Grammar and style in recent reading

This post is a hotchpotch of items of grammatical interest from books I read recently. Sections link to older posts and other articles, to distract from the fact that I’m currently too busy to blog as regularly as I’d like.

First up: Heroes and Villains: An Anthology of Animosity and Admiration (1994) is a mixum-gatherum of articles assembled and introduced by John Walsh from a regular feature in The Independent magazine. It has some good lines: “I would like to write the way Fred Astaire danced” (Gilbert Adair); “a breath of rank air” (Beryl Bainbridge on Rasputin).

Of more interest grammatically is the following instance of faulty parallelism, similar to the “as much, or more, than” construction I analysed before. It’s from Russell Hoban’s tribute to Walter de la Mare:

There are moments and people in literature that become as real (and sometimes realer than) the moments and people in one’s own life . . .

There’s little if any effect on comprehension, and surely no possible confusion, but some editors would insert as before the parenthesis to make the syntax more rigorously logical. Other usage authorities, though, consider the shorter construction to be idiomatic and wholly unobjectionable (see my earlier post for details). What say you?


Item 2: The Fragile Species, Lewis Thomas’s 1992 collection of essays on medicine, biology and the human condition, contains the notable phrase “space space”:

Within another century it is likely that we will have swarmed everywhere, pole to pole, covering almost every livable acre of land space and water space. Some people are even talking seriously of space space, theorizing about the possibility of launching synthetic cities and countrysides enclosed in huge vehicles to sail the galaxy and perhaps colonize other celestial bodies.

This is a nice example of contrastive focus reduplication, whereby outer space is contrasted with terrestrial space through immediate repetition of the polysemous word. Similarly, a review of The Raid: Redemption says it’s “the sort of film for which the phrase ‘movie-movie’ was coined”. I guess a movie-movie is one made primarily to excite and entertain us rather than challenging us or making us think.

(My Tumblr blog has another passage from Thomas’s book, on the subject of extinction events and the future of life on earth.)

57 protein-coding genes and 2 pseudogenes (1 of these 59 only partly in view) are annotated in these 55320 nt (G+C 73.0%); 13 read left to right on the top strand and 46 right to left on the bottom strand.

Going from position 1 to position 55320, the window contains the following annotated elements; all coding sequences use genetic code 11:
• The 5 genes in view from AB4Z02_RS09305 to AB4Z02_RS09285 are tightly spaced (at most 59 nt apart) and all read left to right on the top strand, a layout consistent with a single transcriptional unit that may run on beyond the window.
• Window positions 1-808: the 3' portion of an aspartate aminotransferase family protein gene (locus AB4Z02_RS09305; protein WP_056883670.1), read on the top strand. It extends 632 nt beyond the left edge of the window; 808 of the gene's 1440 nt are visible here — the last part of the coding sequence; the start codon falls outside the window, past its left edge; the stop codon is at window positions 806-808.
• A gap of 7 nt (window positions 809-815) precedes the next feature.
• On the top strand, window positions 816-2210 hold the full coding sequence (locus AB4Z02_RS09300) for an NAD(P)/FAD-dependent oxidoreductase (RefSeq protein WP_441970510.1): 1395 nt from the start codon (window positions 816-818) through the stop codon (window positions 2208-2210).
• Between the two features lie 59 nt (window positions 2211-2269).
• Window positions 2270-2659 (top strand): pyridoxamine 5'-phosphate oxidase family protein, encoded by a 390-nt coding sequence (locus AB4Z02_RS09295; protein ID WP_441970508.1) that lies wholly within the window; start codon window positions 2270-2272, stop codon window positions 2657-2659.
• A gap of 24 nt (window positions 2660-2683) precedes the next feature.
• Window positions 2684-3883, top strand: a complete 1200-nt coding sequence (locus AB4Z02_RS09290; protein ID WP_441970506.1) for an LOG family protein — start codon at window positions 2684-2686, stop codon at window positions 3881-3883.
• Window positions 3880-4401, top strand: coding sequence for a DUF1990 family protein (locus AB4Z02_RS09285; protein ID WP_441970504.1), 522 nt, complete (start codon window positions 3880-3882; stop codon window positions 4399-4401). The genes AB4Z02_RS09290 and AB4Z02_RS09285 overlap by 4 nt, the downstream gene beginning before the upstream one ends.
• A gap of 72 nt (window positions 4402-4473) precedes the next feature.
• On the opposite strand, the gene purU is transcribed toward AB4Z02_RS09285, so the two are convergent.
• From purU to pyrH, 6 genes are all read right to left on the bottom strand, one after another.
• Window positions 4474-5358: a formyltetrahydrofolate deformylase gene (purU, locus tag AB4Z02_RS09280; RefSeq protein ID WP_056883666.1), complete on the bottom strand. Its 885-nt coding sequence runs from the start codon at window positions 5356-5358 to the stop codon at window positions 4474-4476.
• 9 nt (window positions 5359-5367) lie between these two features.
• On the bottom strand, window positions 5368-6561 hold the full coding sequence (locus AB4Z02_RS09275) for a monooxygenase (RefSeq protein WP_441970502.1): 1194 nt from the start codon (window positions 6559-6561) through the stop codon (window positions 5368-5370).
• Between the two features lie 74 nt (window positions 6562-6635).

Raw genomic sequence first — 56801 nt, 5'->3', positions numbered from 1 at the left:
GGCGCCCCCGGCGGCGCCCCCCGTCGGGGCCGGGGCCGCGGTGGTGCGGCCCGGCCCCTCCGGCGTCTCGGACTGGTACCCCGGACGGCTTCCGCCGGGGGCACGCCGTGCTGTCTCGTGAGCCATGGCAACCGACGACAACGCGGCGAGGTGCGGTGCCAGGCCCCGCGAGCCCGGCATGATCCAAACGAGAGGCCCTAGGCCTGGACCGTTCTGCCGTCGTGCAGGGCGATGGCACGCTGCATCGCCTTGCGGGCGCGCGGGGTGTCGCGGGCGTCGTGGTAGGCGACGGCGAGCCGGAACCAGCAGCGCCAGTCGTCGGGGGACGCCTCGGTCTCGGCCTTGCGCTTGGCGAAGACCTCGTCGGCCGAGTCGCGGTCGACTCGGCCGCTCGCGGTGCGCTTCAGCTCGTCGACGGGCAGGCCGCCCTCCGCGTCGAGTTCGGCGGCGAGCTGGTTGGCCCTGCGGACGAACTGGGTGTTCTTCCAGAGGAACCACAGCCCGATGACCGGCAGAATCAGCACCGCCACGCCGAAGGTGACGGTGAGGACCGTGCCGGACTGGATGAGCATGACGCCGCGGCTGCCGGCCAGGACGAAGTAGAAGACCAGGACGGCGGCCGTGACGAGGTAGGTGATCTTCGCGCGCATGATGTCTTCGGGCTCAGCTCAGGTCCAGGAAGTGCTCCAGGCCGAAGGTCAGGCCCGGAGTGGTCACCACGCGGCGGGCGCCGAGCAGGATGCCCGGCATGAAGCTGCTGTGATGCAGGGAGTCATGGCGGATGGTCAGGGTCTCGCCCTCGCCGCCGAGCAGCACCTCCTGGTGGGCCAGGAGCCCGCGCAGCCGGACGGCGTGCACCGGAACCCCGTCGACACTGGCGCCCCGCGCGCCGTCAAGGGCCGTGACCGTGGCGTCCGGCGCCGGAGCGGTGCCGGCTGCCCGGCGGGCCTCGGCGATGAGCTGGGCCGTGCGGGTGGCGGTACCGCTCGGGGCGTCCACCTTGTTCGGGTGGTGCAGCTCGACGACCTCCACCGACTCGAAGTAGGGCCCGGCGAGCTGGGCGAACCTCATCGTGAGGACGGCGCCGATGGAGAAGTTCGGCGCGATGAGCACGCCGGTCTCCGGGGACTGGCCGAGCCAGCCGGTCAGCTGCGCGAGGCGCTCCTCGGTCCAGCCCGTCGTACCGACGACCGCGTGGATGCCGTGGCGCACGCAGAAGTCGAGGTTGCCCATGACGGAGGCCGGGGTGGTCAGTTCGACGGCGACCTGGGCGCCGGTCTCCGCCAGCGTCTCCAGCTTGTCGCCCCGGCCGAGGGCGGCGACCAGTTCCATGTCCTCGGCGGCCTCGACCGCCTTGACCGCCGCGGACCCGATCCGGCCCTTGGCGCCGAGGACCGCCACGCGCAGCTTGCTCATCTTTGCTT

Finally, a book I’m reading at the moment, Rebecca Skloot’s admirable The Immortal Life of Henrietta Lacks (2010), contains this sentence:

She had dozens of “spiritual sons,” who she treated no different than her six biological sons.

Note the informal who where sticklers would insist on whom. I’m a little surprised an editor or proofreader didn’t change it – unless they did and it was stetted – but I certainly have no problem with it. See my earlier post on who and whom, and Lane Greene’s recent report for Johnson of a four-year-old girl’s reaction to whom (“mama, sometimes you say a weird word”).

There’s also the interesting phrase “treated no different than”. Some readers might expect the adverb differently, and some will balk at the preposition than being coupled with different. I’m OK with different than, but the line is a little different in that its different functions not as an adjective but as a flat adverb: an adverb with the same form as its corresponding adjective. The OED labels adverbial different “chiefly jocular or dialectal”.

Here’s Emily Brewster with an excellent summary of flat adverbs:


14 Responses to Grammar and style in recent reading

  1. limr says:

    I would add the ‘as’ in the first phrase, but not out of any objection towards idiomatic expressions, but just because it feels incomplete. It feels like the missing ‘as’ is a phantom limb and its itchy.

    There’s something about the reduplication that is so amusing. I remember a comedian years ago making fun of the teenaged girls and boys who spoke that way. Something about going on a date date and spending money money but not getting a kiss kiss. I think of the construction as something one outgrows, so when I hear or read it from adults now, it always feels fun.